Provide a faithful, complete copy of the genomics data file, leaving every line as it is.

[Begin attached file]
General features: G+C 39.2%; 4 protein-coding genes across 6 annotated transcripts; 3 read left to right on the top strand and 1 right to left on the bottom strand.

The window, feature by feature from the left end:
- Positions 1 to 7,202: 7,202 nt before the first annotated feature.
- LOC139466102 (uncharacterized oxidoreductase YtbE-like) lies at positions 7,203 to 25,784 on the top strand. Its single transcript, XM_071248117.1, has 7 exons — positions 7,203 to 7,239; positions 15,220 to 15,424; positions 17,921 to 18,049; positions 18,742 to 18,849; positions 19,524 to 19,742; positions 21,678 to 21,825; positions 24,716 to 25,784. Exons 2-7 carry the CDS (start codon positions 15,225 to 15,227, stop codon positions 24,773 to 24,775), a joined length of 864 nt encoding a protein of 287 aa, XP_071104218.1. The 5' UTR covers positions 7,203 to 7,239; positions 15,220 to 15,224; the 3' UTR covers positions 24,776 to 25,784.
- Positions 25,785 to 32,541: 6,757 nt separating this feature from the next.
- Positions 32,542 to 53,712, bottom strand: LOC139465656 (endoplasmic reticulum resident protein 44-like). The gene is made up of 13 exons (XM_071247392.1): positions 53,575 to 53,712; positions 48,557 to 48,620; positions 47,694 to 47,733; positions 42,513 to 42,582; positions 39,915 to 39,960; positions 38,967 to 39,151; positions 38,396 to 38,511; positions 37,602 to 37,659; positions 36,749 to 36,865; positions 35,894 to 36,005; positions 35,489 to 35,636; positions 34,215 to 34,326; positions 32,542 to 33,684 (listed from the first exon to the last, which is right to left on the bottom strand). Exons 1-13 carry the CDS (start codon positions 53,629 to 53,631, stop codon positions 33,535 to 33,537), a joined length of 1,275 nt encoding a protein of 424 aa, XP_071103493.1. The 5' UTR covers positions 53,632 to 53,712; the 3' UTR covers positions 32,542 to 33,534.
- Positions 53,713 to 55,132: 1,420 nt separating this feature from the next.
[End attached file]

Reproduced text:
General features: G+C 39.2%; 4 protein-coding genes across 6 annotated transcripts; 3 read left to right on the top strand and 1 right to left on the bottom strand.

The window, feature by feature from the left end:
- Positions 1 to 7,202: 7,202 nt before the first annotated feature.
- LOC139466102 (uncharacterized oxidoreductase YtbE-like) lies at positions 7,203 to 25,784 on the top strand. Its single transcript, XM_071248117.1, has 7 exons — positions 7,203 to 7,239; positions 15,220 to 15,424; positions 17,921 to 18,049; positions 18,742 to 18,849; positions 19,524 to 19,742; positions 21,678 to 21,825; positions 24,716 to 25,784. Exons 2-7 carry the CDS (start codon positions 15,225 to 15,227, stop codon positions 24,773 to 24,775), a joined length of 864 nt encoding a protein of 287 aa, XP_071104218.1. The 5' UTR covers positions 7,203 to 7,239; positions 15,220 to 15,224; the 3' UTR covers positions 24,776 to 25,784.
- Positions 25,785 to 32,541: 6,757 nt separating this feature from the next.
- Positions 32,542 to 53,712, bottom strand: LOC139465656 (endoplasmic reticulum resident protein 44-like). The gene is made up of 13 exons (XM_071247392.1): positions 53,575 to 53,712; positions 48,557 to 48,620; positions 47,694 to 47,733; positions 42,513 to 42,582; positions 39,915 to 39,960; positions 38,967 to 39,151; positions 38,396 to 38,511; positions 37,602 to 37,659; positions 36,749 to 36,865; positions 35,894 to 36,005; positions 35,489 to 35,636; positions 34,215 to 34,326; positions 32,542 to 33,684 (listed from the first exon to the last, which is right to left on the bottom strand). Exons 1-13 carry the CDS (start codon positions 53,629 to 53,631, stop codon positions 33,535 to 33,537), a joined length of 1,275 nt encoding a protein of 424 aa, XP_071103493.1. The 5' UTR covers positions 53,632 to 53,712; the 3' UTR covers positions 32,542 to 33,534.
- Positions 53,713 to 55,132: 1,420 nt separating this feature from the next.